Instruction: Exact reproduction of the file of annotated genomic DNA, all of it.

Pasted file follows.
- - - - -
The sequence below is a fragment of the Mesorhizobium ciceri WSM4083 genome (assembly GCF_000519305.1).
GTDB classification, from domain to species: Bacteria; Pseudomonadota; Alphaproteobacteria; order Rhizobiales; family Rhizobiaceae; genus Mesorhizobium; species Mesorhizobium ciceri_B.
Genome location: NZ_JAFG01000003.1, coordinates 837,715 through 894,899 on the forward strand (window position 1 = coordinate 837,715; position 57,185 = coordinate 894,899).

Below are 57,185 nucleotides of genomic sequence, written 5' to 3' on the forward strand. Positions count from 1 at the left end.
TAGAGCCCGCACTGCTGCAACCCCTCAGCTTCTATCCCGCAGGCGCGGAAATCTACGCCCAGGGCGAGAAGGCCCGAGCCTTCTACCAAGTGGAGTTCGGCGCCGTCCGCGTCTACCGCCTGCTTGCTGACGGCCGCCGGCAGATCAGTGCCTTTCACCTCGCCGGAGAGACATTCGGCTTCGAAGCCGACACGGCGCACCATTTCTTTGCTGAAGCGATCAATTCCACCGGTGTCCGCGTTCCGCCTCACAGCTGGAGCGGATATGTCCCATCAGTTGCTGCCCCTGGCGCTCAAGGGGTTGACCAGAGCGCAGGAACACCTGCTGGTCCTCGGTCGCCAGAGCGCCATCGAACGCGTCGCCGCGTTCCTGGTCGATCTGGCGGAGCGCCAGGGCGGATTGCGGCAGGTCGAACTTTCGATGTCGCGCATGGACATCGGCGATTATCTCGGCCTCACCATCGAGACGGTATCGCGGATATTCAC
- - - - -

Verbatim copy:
The sequence below is a fragment of the Mesorhizobium ciceri WSM4083 genome (assembly GCF_000519305.1).
GTDB classification, from domain to species: Bacteria; Pseudomonadota; Alphaproteobacteria; order Rhizobiales; family Rhizobiaceae; genus Mesorhizobium; species Mesorhizobium ciceri_B.
Genome location: NZ_JAFG01000003.1, coordinates 837,715 through 894,899 on the forward strand (window position 1 = coordinate 837,715; position 57,185 = coordinate 894,899).

Below are 57,185 nucleotides of genomic sequence, written 5' to 3' on the forward strand. Positions count from 1 at the left end.
TAGAGCCCGCACTGCTGCAACCCCTCAGCTTCTATCCCGCAGGCGCGGAAATCTACGCCCAGGGCGAGAAGGCCCGAGCCTTCTACCAAGTGGAGTTCGGCGCCGTCCGCGTCTACCGCCTGCTTGCTGACGGCCGCCGGCAGATCAGTGCCTTTCACCTCGCCGGAGAGACATTCGGCTTCGAAGCCGACACGGCGCACCATTTCTTTGCTGAAGCGATCAATTCCACCGGTGTCCGCGTTCCGCCTCACAGCTGGAGCGGATATGTCCCATCAGTTGCTGCCCCTGGCGCTCAAGGGGTTGACCAGAGCGCAGGAACACCTGCTGGTCCTCGGTCGCCAGAGCGCCATCGAACGCGTCGCCGCGTTCCTGGTCGATCTGGCGGAGCGCCAGGGCGGATTGCGGCAGGTCGAACTTTCGATGTCGCGCATGGACATCGGCGATTATCTCGGCCTCACCATCGAGACGGTATCGCGGATATTCAC